Skip to comments.Marine plankton found in amber
Posted on 11/15/2008 10:24:14 AM PST by LibWhacker
(PhysOrg.com) -- Marine microorganisms have been found in amber dating from the middle of the Cretaceous period. The fossils were collected in Charente, in France. This completely unexpected discovery will deepen our understanding of these lost marine species as well as providing precious data about the coastal environment of Western France during the Cretaceous.
This work was carried out by researchers at the Géosciences Rennes laboratory (CNRS/Université de Rennes 1), together with researchers from the Paléobiodiversité et Paléoenvironnement laboratory in Paris (CNRS/Muséum national d'histoire naturelle/Université Pierre et Marie Curie) and the Centre de Géochimie de la Surface in Strasbourg (CNRS/Université de Strasbourg 1). It was published in the 11 November 2008 issue of PNAS.
Amber is a fossil resin with a reputation for preserving even the most minute details of insects and other terrestrial arthropods (spiders, scorpions, mites) that lived in resiniferous trees. The forest-based provenance of amber in theory makes it impossible for marine animals to be trapped in the resin.
Nonetheless, researchers from the Géosciences Rennes laboratory have discovered various inclusions of marine plankton in amber from the Mid-Cretaceous (100 to 98 million years BP). These micro-organisms are found in just a few pieces of amber among the thousands that have been studied, but show a remarkable diversity: unicellular algae, mainly diatoms found in large numbers, traces of animal plankton, such as radiolaria and a foraminifer, spiny skeletons of sponges and of echinoderms.
Carried out together with researchers at the Muséum national d'histoire naturelle, the study of diatoms pushed back by 10 to 30 million years the known date for the appearance of certain marine forms of this type of algae. This new information, taken together with recent data on molecular phylogeny, marks a huge advance in our understanding of the complex evolutionary history of diatoms.
The presence of these marine organisms in the amber is an ecological paradox. How did these marine species become stuck and then trapped in the conifers' resin? The most likely scenario is that the forest producing the amber was very close to the coast, potentially shrouded by plankton-bearing mist or flooded by sea water during storms.
The preservation of marine organisms in amber is an exceptional asset, allowing us to deepen our understanding of these lost species and to have a clear idea about the coastal environment of Western France during the Cretaceous.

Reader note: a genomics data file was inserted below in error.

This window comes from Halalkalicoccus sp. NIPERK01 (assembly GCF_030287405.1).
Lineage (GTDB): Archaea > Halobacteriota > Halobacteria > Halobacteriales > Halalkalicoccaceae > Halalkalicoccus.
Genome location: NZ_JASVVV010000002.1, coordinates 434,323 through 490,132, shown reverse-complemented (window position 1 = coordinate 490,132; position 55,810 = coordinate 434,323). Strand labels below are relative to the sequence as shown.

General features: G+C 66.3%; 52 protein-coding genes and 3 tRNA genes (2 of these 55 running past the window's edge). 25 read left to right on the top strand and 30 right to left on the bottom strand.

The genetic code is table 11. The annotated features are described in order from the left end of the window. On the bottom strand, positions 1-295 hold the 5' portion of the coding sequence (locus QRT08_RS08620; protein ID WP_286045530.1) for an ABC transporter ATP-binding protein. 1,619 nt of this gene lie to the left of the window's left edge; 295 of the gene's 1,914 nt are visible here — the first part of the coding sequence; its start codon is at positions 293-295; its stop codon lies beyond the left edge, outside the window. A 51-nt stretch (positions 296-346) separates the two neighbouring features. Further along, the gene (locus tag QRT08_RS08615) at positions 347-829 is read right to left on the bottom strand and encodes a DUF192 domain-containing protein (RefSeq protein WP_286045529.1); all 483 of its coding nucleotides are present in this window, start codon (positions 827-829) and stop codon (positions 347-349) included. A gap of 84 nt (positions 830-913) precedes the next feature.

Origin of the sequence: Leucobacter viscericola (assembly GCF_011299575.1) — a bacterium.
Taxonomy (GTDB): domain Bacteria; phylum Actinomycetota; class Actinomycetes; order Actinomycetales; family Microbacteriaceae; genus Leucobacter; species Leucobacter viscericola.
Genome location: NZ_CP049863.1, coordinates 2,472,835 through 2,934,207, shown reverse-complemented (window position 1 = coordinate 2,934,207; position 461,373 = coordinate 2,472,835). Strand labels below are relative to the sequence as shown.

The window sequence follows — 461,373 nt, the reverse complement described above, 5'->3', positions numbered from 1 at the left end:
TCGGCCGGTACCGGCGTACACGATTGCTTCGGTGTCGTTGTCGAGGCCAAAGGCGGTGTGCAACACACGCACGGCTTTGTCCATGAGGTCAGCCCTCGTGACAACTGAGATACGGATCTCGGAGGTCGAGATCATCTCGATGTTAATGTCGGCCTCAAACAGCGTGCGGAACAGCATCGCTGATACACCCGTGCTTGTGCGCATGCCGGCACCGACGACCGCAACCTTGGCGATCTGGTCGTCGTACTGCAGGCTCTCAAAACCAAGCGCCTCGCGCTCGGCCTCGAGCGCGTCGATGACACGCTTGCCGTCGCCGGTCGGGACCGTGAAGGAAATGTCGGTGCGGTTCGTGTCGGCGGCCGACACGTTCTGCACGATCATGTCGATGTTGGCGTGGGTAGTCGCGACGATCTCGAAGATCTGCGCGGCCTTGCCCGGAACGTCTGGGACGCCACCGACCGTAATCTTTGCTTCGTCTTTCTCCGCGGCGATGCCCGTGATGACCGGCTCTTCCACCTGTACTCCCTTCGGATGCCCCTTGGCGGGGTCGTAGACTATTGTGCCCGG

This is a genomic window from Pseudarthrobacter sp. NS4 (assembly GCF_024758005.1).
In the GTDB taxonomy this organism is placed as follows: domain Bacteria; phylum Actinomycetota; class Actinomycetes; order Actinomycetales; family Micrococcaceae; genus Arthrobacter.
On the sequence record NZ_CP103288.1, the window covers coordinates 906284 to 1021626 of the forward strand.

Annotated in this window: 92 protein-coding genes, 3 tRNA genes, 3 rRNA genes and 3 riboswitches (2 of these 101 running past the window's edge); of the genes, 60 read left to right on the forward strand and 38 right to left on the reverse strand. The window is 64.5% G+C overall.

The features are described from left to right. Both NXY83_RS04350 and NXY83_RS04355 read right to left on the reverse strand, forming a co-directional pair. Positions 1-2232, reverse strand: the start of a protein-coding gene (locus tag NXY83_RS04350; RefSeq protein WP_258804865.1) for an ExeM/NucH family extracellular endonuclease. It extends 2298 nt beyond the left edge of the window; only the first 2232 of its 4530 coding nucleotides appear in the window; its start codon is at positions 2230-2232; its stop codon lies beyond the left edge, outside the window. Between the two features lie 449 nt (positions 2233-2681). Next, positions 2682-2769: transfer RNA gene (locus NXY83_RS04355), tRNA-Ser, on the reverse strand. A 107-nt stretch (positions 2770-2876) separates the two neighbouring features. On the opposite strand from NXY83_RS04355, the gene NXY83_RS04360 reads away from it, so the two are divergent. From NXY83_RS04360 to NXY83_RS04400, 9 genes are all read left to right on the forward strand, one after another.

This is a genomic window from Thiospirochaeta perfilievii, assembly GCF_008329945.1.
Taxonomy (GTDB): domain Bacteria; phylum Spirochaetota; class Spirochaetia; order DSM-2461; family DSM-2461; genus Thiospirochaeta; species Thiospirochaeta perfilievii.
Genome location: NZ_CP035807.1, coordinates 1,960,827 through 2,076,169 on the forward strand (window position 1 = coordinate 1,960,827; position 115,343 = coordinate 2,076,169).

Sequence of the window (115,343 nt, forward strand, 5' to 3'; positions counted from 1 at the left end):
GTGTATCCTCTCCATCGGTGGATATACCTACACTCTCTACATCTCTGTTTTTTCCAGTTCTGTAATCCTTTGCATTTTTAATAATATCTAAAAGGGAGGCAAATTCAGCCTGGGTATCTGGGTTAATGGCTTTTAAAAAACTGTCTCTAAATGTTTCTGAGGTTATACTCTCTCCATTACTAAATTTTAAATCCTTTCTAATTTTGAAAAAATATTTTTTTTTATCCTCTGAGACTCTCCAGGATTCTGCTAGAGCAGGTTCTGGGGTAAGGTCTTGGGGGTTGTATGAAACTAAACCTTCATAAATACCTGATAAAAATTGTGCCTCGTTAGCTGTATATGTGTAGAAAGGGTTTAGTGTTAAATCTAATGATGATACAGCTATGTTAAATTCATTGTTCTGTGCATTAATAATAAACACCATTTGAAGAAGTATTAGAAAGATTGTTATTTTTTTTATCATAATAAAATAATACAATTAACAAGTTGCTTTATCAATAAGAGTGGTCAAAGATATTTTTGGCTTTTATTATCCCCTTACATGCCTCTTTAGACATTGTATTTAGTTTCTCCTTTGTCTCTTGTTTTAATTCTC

Citation: Evidence for marine microfossils from amber, V. Girard, A. R. Schmidt, S. Saint Martin, S. Struwe, V. Perrichot, J-P. Saint Martin, D. Grosheny, G. Breton and D. Néraudeau, PNAS, 11 November 2008.
Too bad author Michael Crichton just recently died . This has all the makings of a new sci-fi blockbuster! “Cretaceous Park”. Except, instead of T-Rexes and V-Raptors running around killing and eating people, we’d have microscopic critters floating in the sea not bothering anyone. Sounds exciting, doesn’t it!
Seriously, geologists should be able to determine if the location was near a sea at the time the amber was deposited. All they need to do is look at the type of rock formations associated with it. ie, marine or terrestrial-based sediments.
Actually, T-Rexes and velociraptors were from the Cretaceous. “Jurassic Park” just had a more marketable ring to it, I guess.
Sudden global warming? Darn those prehistoric SUVs!
It was easier to spell! LOL
Yes, and T-Rexes were only around at the very end of the 80 million year-long Cretaceous Period, perhaps just the final 2 million years of it, right up until the time the asteroid or whatever it was wiped the dinosaurs out. The Cretaceous Period was the interval between 145.5 to 65.5 million years ago.
Okay, who is Amber and why has she been eating plankton?
Did they find in any rabbit fur in the amber?
Look back in amber.
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She's on the spirulina diet?
Is Marine plankton different than Army plankton, Navy plankton or Air Force plankton?
Aren’t you going to tell us how we all evolved from a single cell and that we are nothing more than highly advanced animals and that there is no such thing as right and wrong and truth is relative and there is no God?
Don’t you know you shouldn’t drink and post at the same time?
I don’t drink.
Aren’t you going to answer the question?
You're jumping to a whole lot of strange conclusions here. First, why can't evolution and God coexist? Second, what does the concept of right and wrong have to do with believing in God? Are you saying one can't have moral values if they aren't religious?
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